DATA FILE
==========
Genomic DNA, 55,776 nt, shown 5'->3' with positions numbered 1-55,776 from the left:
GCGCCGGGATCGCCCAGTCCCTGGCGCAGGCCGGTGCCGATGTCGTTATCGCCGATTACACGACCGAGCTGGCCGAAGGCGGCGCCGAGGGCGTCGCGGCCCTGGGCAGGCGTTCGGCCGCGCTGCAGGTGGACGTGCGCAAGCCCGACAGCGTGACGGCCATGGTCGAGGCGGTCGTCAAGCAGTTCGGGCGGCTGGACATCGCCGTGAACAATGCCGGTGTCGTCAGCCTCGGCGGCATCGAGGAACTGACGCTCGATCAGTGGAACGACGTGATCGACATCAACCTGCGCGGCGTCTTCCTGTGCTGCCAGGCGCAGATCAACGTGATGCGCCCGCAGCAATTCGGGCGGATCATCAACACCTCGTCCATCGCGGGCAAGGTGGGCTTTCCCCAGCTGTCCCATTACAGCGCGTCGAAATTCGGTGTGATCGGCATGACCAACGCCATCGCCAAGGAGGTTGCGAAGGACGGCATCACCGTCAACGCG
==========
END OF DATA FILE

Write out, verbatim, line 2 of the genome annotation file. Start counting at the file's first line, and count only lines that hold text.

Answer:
GCGCCGGGATCGCCCAGTCCCTGGCGCAGGCCGGTGCCGATGTCGTTATCGCCGATTACACGACCGAGCTGGCCGAAGGCGGCGCCGAGGGCGTCGCGGCCCTGGGCAGGCGTTCGGCCGCGCTGCAGGTGGACGTGCGCAAGCCCGACAGCGTGACGGCCATGGTCGAGGCGGTCGTCAAGCAGTTCGGGCGGCTGGACATCGCCGTGAACAATGCCGGTGTCGTCAGCCTCGGCGGCATCGAGGAACTGACGCTCGATCAGTGGAACGACGTGATCGACATCAACCTGCGCGGCGTCTTCCTGTGCTGCCAGGCGCAGATCAACGTGATGCGCCCGCAGCAATTCGGGCGGATCATCAACACCTCGTCCATCGCGGGCAAGGTGGGCTTTCCCCAGCTGTCCCATTACAGCGCGTCGAAATTCGGTGTGATCGGCATGACCAACGCCATCGCCAAGGAGGTTGCGAAGGACGGCATCACCGTCAACGCG